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The Biases of Federal Reserve Bank Presidents

Author

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  • Havrilesky, Thomas
  • Gildea, John

Abstract

This paper develops statistical tests that show that, in Federal Open Market Committee voting, Federal Reserve bank presidents, as a group, prefer less expansionary monetary policy than Federal Reserve board members. Further tests show that a subset of Federal Reserve bank presidents vote in a manner that is consistent with the partisanship of the U.S. president during whose term they were appointed. Membership in this subset is highly correlated with a career as an economist. These results have implications for reforms that would alter the voting power of bank presidents on the Federal Open Market Committee. Copyright 1995 by Oxford University Press.

Suggested Citation

  • Havrilesky, Thomas & Gildea, John, 1995. "The Biases of Federal Reserve Bank Presidents," Economic Inquiry, Western Economic Association International, vol. 33(2), pages 274-284, April.
  • Handle: RePEc:oup:ecinqu:v:33:y:1995:i:2:p:274-84
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    Citations

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    Cited by:

    1. Hayo, Bernd & Neuenkirch, Matthias, 2013. "Do Federal Reserve presidents communicate with a regional bias?," Journal of Macroeconomics, Elsevier, vol. 35(C), pages 62-72.
    2. Lähner, Tom, 2015. "Inconsistent voting behavior in the FOMC," Hannover Economic Papers (HEP) dp-546, Leibniz Universität Hannover, Wirtschaftswissenschaftliche Fakultät.
    3. Ellen Meade, 2006. "Dissent and Disagreement on the Fed's FOMC: Understanding Regional Affiliations and limits to Transparency," DNB Working Papers 094, Netherlands Central Bank, Research Department.
    4. Eichler, Stefan & Lähner, Tom & Noth, Felix, 2016. "Regional Banking Instability and FOMC Voting," VfS Annual Conference 2016 (Augsburg): Demographic Change 145803, Verein für Socialpolitik / German Economic Association.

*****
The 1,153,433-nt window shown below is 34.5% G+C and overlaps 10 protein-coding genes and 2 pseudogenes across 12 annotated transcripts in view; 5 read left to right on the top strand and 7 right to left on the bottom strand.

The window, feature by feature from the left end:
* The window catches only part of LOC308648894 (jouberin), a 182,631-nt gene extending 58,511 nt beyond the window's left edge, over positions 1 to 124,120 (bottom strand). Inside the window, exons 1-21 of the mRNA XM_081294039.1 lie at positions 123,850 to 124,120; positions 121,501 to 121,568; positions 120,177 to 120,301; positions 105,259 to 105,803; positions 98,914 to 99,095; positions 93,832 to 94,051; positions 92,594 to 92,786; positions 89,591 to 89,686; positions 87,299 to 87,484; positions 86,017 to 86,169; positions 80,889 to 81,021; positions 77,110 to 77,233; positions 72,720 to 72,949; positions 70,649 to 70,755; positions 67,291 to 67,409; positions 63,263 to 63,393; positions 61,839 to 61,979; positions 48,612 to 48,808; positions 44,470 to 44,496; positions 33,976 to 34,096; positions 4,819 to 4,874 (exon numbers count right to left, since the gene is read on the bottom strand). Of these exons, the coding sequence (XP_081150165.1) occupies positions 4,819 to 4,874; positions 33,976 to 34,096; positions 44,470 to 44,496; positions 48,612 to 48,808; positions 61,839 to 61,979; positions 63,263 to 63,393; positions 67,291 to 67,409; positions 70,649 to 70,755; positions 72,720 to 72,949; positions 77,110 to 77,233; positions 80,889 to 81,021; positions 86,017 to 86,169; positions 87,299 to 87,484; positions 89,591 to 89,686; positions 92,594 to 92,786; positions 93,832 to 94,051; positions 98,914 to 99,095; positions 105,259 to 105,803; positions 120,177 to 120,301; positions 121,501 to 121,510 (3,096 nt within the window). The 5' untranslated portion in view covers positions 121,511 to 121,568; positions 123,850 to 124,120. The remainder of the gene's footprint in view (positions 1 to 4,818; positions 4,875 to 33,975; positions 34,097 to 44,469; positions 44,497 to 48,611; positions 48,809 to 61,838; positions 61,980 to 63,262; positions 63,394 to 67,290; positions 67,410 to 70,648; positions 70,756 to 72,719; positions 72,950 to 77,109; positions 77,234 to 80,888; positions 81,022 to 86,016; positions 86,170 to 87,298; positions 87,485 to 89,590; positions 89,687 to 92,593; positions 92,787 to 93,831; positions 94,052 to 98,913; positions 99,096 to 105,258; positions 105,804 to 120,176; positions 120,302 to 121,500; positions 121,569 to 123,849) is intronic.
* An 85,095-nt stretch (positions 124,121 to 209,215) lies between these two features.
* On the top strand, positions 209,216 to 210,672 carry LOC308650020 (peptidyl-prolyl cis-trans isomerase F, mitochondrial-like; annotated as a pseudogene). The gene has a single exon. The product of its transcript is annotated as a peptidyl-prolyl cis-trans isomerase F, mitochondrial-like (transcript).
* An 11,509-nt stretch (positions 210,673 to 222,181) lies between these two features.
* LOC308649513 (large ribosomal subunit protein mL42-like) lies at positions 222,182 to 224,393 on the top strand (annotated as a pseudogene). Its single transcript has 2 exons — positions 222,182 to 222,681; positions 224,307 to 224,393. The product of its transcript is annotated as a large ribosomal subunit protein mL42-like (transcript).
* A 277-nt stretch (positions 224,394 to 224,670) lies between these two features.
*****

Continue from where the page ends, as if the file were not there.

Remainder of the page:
5. Bennani, Hamza & Kranz, Tobias & Neuenkirch, Matthias, 2018. "Disagreement between FOMC members and the Fed’s staff: New insights based on a counterfactual interest rate," Journal of Macroeconomics, Elsevier, vol. 58(C), pages 139-153.
    6. Stefan Eichler & Tom Lähner, 2014. "Regional House Price Dynamics And Voting Behavior In The Fomc," Economic Inquiry, Western Economic Association International, vol. 52(2), pages 625-645, April.
    7. Randall W. Bennett & Christine Loucks, 1996. "Politics And Length Of Time To Bank Failure: 1986–1990," Contemporary Economic Policy, Western Economic Association International, vol. 14(4), pages 29-41, October.
    8. Agnès Bénassy‐Quéré & Edouard Turkisch, 2009. "The ECB Governing Council in an Enlarged Euro Area," Journal of Common Market Studies, Wiley Blackwell, vol. 47(1), pages 25-53, January.
    9. Eichler, Stefan & Lähner, Tom & Noth, Felix, 2018. "Regional banking instability and FOMC voting," Journal of Banking & Finance, Elsevier, vol. 87(C), pages 282-292.
    10. Gambacorta, Leonardo, 2003. "Asymmetric bank lending channels and ECB monetary policy," Economic Modelling, Elsevier, vol. 20(1), pages 25-46, January.
    11. Agnès Bénassy-Quéré & Edouard Turkisch, 2005. "ECB Governance in an Enlarged Eurozone," Working Papers 2005-20, CEPII research center.
    12. Smales, Lee A. & Apergis, Nick, 2016. "The influence of FOMC member characteristics on the monetary policy decision-making process," Journal of Banking & Finance, Elsevier, vol. 64(C), pages 216-231.
    13. Agnès Bénassy-Quéré & Edouard Turkisch, 2009. "The ECB Governing Council in an Enlarged Euro Area," Journal of Common Market Studies, Wiley Blackwell, vol. 47, pages 25-53, January.
    14. Hamza Bennani, 2016. "Measuring Monetary Policy Stress for Fed District Representatives," Scottish Journal of Political Economy, Scottish Economic Society, vol. 63(2), pages 156-176, May.
    15. H.J. Roelfsema, 2006. "Why are Federal Central Banks more Activist?," Working Papers 06-06, Utrecht School of Economics.
    16. Marcus Drometer & Thomas Siemsen & Sebastian Watzka, 2018. "The Monetary Policy of the ECB: Caring for the Weakest Links," Kyklos, Wiley Blackwell, vol. 71(4), pages 537-556, November.
    17. Stefan Eichler & Tom Lähner, 2014. "Forecast dispersion, dissenting votes, and monetary policy preferences of FOMC members: the role of individual career characteristics and political aspects," Public Choice, Springer, vol. 160(3), pages 429-453, September.
    18. Bennani, Hamza & Farvaque, Etienne & Stanek, Piotr, 2018. "Influence of regional cycles and personal background on FOMC members’ preferences and disagreement," Economic Modelling, Elsevier, vol. 68(C), pages 416-424.
    19. Chappell, Henry Jr. & Havrilesky, Thomas M. & McGregor, Rob Roy, 1995. "Policymakers, institutions, and central bank decisions," Journal of Economics and Business, Elsevier, vol. 47(2), pages 113-136, May.

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